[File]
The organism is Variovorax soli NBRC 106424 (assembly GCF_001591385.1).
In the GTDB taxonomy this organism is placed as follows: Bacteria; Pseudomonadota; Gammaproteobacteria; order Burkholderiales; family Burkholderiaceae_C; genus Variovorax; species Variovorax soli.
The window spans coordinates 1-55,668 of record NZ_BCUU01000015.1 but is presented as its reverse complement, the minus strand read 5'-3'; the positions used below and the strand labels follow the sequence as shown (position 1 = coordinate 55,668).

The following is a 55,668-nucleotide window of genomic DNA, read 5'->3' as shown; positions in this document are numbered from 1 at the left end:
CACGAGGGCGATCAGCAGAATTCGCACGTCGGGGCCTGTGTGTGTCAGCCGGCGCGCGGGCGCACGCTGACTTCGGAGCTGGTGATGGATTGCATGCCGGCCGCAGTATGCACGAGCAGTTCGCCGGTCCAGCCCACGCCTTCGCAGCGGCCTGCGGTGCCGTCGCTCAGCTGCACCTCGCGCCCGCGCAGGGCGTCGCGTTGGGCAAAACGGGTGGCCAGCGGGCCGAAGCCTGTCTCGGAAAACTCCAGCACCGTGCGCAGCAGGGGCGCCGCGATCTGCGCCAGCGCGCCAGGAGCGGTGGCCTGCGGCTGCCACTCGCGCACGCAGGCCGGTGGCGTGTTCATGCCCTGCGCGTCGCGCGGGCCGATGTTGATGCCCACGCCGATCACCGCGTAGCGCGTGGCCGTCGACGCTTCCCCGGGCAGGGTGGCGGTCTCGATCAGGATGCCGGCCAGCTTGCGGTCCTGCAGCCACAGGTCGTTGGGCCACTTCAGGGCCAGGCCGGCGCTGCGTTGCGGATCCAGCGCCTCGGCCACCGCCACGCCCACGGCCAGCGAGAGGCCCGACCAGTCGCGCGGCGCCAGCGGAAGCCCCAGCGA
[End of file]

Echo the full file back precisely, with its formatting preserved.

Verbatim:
The organism is Variovorax soli NBRC 106424 (assembly GCF_001591385.1).
In the GTDB taxonomy this organism is placed as follows: Bacteria; Pseudomonadota; Gammaproteobacteria; order Burkholderiales; family Burkholderiaceae_C; genus Variovorax; species Variovorax soli.
The window spans coordinates 1-55,668 of record NZ_BCUU01000015.1 but is presented as its reverse complement, the minus strand read 5'-3'; the positions used below and the strand labels follow the sequence as shown (position 1 = coordinate 55,668).

The following is a 55,668-nucleotide window of genomic DNA, read 5'->3' as shown; positions in this document are numbered from 1 at the left end:
CACGAGGGCGATCAGCAGAATTCGCACGTCGGGGCCTGTGTGTGTCAGCCGGCGCGCGGGCGCACGCTGACTTCGGAGCTGGTGATGGATTGCATGCCGGCCGCAGTATGCACGAGCAGTTCGCCGGTCCAGCCCACGCCTTCGCAGCGGCCTGCGGTGCCGTCGCTCAGCTGCACCTCGCGCCCGCGCAGGGCGTCGCGTTGGGCAAAACGGGTGGCCAGCGGGCCGAAGCCTGTCTCGGAAAACTCCAGCACCGTGCGCAGCAGGGGCGCCGCGATCTGCGCCAGCGCGCCAGGAGCGGTGGCCTGCGGCTGCCACTCGCGCACGCAGGCCGGTGGCGTGTTCATGCCCTGCGCGTCGCGCGGGCCGATGTTGATGCCCACGCCGATCACCGCGTAGCGCGTGGCCGTCGACGCTTCCCCGGGCAGGGTGGCGGTCTCGATCAGGATGCCGGCCAGCTTGCGGTCCTGCAGCCACAGGTCGTTGGGCCACTTCAGGGCCAGGCCGGCGCTGCGTTGCGGATCCAGCGCCTCGGCCACCGCCACGCCCACGGCCAGCGAGAGGCCCGACCAGTCGCGCGGCGCCAGCGGAAGCCCCAGCGA